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Why prosecutors are choosing South Florida to try Donald Trump

Prosecutors could have gotten a more favorable jury pool elsewhere but would have faced enormous risk had they chosen Washington, D.C., for the venue.
Why prosecutors are choosing South Florida to try Donald Trump
Posted at 8:56 AM, Jun 09, 2023

While the world awaits the official unsealing of a pending indictment against former President Donald Trump, a pair of legal experts weighed in on the case during Scripps News’ "Morning Rush" on Friday.

Veteran Palm Beach County prosecutor Dave Aronberg said that he thinks federal prosecutors would have preferred to have the case held in Washington, D.C., but pressing charges in South Florida ultimately makes more sense.

"The reason why it's in South Florida is because prosecutors have to bring the case in the area where the crime allegedly occurred," he said.

The Department of Justice said it took classified documents from Trump's Mar-a-Lago residence in Palm Beach County during the execution of a search warrant.

Aronberg believes Jack Smith, the special counsel appointed to handle the case, would get a more favorable jury pool in Washington, D.C., given that just 5% of voters there voted for Trump in 2020. But holding the trial there could have been a major risk for the prosecution.

"Prosecutors don't want to lose this case based on a venue challenge," Aronberg said. "And then there's also the political side. Jack Smith wants to do this in a red state in Trump's home community to let it be known, this is not political; this is about evidence, the law, and the rule of law."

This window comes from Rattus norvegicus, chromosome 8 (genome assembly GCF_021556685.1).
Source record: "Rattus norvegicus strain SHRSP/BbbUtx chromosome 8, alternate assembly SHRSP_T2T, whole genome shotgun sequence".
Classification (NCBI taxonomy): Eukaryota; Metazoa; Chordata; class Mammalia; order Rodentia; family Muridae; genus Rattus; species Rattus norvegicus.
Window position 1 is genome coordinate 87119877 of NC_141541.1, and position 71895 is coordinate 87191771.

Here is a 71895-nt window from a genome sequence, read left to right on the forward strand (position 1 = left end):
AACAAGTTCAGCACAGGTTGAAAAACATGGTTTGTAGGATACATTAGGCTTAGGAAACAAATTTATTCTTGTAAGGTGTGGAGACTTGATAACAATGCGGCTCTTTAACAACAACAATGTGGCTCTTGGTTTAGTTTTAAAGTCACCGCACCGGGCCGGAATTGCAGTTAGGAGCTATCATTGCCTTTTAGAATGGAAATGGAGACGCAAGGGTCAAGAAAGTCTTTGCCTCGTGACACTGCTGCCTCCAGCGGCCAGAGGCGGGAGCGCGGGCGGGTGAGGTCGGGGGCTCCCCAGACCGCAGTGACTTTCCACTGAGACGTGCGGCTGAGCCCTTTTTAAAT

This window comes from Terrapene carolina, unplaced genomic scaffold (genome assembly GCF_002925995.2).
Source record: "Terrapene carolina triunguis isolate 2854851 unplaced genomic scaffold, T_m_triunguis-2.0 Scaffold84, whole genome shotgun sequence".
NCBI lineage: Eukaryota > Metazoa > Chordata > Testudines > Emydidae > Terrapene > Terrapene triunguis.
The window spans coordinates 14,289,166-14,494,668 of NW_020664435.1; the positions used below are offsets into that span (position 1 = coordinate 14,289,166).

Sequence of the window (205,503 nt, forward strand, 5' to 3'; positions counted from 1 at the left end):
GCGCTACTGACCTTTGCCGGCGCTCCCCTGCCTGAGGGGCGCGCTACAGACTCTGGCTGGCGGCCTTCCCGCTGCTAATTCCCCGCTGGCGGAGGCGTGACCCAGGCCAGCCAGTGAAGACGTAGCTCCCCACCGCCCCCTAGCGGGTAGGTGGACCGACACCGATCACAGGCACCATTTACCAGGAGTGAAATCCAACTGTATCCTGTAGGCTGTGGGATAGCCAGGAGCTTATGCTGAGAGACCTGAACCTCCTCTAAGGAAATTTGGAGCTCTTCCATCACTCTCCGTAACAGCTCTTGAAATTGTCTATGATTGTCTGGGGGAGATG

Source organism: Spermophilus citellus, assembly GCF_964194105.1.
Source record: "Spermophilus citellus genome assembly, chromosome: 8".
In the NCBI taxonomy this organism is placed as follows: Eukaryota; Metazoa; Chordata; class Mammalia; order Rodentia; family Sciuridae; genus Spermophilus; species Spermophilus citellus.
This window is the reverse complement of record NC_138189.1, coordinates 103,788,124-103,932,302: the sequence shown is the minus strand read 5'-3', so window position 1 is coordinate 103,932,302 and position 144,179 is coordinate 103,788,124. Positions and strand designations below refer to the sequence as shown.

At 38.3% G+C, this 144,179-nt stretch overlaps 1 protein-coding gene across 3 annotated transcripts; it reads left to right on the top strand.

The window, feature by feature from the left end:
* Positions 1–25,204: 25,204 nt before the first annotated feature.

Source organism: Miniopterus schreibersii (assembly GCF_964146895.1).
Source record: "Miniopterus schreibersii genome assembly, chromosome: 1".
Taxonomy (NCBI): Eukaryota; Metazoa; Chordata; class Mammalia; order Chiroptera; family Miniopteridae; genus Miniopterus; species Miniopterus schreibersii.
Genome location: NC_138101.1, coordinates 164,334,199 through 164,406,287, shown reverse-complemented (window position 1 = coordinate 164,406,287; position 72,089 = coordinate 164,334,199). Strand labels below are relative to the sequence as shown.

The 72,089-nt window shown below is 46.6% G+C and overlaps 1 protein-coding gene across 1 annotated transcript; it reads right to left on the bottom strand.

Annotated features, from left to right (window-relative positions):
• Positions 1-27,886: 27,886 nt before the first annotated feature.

SEE MORE: Who is Jack Smith and why is he investigating Trump?

Although nearly everyone has heard of Trump and many people might be aware of the case, Aronberg believes it is possible to find a fair jury.

"As long as they can put their biases aside and just follow the evidence and the law, they can be jurors," he said. "And that's why you're able to find jurors in any high-profile case. It's not that you're looking for a blank slate; you just look at people who can be fair, who can be unbiased and make their judgment based on the evidence and the law. I think it can be done."

Michael Scotto, a former prosecutor within the Manhattan District Attorney’s Office, said it’s unknown exactly how much information the indictment will reveal once it is unsealed.

"Generally speaking, the indictments in federal court are just the statute the defendant committed it on this day; there’s not a lot of detail," he said. "I think the country needs to know what he's being charged with. And so then we can get rid of some of these theories out there and political prosecution, witch hunt, whatnot."


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